A month’s worth of rain might have fallen on the festivities on Friday night but despite the downpour (and the ensuing mud) Somersault festival shone brightly on the strength of a very rewarding lineup.
The first evening’s highlight was the bearded Bears Den who were given a main stage billing on the strength of their popularity at last year’s festival. A close second was The Staves, a trio of very cool hipster sisters whose beautiful acoustic harmonies fitted the festival ethos perfectly.
Laura Marling was the biggest name of the evening and she proved her Middle Class credentials banging on about the amazing “bubble tea and sushi stand” she’d tried out earlier. The projection of a sun-bleached desert that appeared behind her as she performed a mixture of old and new material was impressive – but felt rather mocking as we all stood sloshing about in wellies and rain macs in front of her.
Saturday was the best day because the sun shone and with it came flower wreaths in our hair and dry socks (there may have been a few cases of trench foot otherwise). Rae Morris and Bombay Bicycle Club were the best acts of the day. The former was really engaging and appeared passionate and grateful to be at the festival despite her new-found stardom. BBC appeared rather emotional as apparently the festival is their last gig together for a while. They seemed to be celebrating that fact though with a set full of bright lights, confetti and pyrotechnics.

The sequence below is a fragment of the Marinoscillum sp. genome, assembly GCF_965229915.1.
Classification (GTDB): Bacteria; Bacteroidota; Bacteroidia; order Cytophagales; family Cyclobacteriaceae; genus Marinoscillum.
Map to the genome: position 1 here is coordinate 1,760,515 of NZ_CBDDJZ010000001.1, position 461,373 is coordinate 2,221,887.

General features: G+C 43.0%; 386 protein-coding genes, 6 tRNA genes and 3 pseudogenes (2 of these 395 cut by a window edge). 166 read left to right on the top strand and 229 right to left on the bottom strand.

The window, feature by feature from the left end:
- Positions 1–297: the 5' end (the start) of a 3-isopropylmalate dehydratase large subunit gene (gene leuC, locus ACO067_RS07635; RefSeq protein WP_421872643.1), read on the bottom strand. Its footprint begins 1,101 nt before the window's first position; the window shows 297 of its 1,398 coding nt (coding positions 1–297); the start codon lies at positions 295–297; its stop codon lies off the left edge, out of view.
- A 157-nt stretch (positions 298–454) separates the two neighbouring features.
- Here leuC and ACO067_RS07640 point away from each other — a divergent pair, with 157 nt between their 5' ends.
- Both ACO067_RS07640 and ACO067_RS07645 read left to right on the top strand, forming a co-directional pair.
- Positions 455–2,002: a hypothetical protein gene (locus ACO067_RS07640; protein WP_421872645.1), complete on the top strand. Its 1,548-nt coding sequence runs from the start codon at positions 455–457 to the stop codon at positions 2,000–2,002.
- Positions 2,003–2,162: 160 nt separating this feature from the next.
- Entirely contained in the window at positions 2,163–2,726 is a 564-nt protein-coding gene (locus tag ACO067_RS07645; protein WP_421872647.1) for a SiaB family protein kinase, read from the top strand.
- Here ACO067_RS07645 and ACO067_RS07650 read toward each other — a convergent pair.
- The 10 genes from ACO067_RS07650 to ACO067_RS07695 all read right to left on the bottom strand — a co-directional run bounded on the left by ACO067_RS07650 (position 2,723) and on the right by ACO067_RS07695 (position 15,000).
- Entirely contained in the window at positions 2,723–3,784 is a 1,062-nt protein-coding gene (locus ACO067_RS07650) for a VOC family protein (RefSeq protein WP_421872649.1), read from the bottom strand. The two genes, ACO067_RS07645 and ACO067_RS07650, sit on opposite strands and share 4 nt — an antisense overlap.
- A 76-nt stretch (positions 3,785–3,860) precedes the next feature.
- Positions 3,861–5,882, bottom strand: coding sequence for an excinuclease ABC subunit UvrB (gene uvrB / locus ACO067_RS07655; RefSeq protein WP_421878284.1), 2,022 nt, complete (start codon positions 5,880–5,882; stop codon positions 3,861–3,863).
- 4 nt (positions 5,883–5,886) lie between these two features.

The top act on Sunday was Passenger who filled a massive stage with just himself and his guitar and totally nailed it. Telling funny stories about his busking days and revealing anecdotes behind lyrics, Michael David Rosenberg hilariously bemoaned the curse of his “only successful song ‘Let Her Go’” and the fact that Disney’s Frozen had ruined his life by surpassing that triumph with “Let It Go”.
The rain may have been back on the final day but that was no problem for Crystal Fighters. Their high energy set with flag-waving galore and giant beach balls was not without its poignant moments, however, particularly when the drummer paid emotional tribute to a family-member who had passed away. He had us flinging our arms up in the air and shouting out to loved-ones we’d lost – and the pathetic fallacy of the downpour really emphasised the soaring emotions.
Somersault may only be only a couple of years old but with its twinkling lights and against the beautiful backdrop of the Castle Hill Estate in North Devon, the sea and the opportunity for a swim to boot, you can see why it attracts some of the biggest names in music and is making a real name for itself in the overcrowded festival scene. Its ability to conjure summer sunshine in the face of continuous bad weather sets it in excellent stead for the future.Reuse content